Subscribe for Newsletters and Discounts
Be the first to receive our thoughtfully written
religious articles and product discounts.
Your interests (Optional)
This will help us make recommendations and send discounts and sale information at times.
By registering, you may receive account related information, our email newsletters and product updates, no more than twice a month. Please read our Privacy Policy for details.
.
By subscribing, you will receive our email newsletters and product updates, no more than twice a month. All emails will be sent by Exotic India using the email address info@exoticindia.com.

Please read our Privacy Policy for details.
|6
Sign In  |  Sign up
Your Cart (0)
Best Deals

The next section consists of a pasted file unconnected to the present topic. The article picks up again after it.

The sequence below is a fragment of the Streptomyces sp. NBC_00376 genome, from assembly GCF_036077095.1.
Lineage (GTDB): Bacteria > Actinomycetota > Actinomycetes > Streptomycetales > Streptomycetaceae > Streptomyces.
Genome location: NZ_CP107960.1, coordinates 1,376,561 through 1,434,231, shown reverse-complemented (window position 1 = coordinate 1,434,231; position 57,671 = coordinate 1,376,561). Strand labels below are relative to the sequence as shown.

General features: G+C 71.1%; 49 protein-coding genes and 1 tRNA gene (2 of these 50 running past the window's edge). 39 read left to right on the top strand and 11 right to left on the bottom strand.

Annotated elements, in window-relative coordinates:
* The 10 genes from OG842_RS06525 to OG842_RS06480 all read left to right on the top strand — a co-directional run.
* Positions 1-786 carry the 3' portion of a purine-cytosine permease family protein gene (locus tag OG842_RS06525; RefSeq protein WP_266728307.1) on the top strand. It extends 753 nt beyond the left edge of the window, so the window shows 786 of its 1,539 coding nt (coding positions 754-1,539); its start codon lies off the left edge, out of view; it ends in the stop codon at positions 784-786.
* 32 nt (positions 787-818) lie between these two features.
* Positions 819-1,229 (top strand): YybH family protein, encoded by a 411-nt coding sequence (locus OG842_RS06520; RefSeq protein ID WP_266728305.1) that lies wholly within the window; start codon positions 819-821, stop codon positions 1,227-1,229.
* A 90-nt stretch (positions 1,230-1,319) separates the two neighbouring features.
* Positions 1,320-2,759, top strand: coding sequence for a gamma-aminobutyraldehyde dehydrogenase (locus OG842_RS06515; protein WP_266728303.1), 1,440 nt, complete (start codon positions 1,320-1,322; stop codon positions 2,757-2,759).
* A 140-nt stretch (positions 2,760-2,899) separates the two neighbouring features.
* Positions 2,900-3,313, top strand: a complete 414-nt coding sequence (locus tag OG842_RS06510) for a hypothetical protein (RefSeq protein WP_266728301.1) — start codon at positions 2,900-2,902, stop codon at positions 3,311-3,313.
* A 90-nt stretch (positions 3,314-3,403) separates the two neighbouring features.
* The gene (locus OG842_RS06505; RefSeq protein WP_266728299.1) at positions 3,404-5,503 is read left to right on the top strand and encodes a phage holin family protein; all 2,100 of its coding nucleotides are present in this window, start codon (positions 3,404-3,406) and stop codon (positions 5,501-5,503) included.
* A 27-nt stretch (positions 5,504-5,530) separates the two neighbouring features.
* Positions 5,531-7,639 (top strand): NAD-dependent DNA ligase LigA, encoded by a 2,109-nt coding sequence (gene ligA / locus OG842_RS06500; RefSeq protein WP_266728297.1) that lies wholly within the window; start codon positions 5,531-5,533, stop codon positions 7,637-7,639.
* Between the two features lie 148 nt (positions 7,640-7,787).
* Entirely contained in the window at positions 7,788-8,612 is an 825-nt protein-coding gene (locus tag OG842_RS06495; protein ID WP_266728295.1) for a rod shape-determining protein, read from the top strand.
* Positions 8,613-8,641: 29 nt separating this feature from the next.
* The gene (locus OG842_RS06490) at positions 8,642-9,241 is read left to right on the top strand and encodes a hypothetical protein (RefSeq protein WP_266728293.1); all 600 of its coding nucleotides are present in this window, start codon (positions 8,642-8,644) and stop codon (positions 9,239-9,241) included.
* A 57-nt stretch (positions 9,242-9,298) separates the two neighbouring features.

Share our website with your friends.
Email this page to a friend
Books > Hindu > Gods > Krishna > The Upside Down King (Unusual Tales About Rama and Krishna)
Subscribe to our newsletter and discounts
The Upside Down King (Unusual Tales About Rama and Krishna)
Pages from the book
The Upside Down King (Unusual Tales About Rama and Krishna)
Look Inside the Book
Description
Back of the Book

The tales in this collection revolve around the two most popular avatars of Lord Vishnu—Rama and Krishna—and their lineages. Countless stories about the two abound, yet most are simply disappearing from the hearts and minds of the, present generation.

Bestselling author Sudha Murty takes you on an arresting tour, all the while telling you of the days when demons and deities walked alongside humans, animals could talk and gods granted the most glorious boons to common people.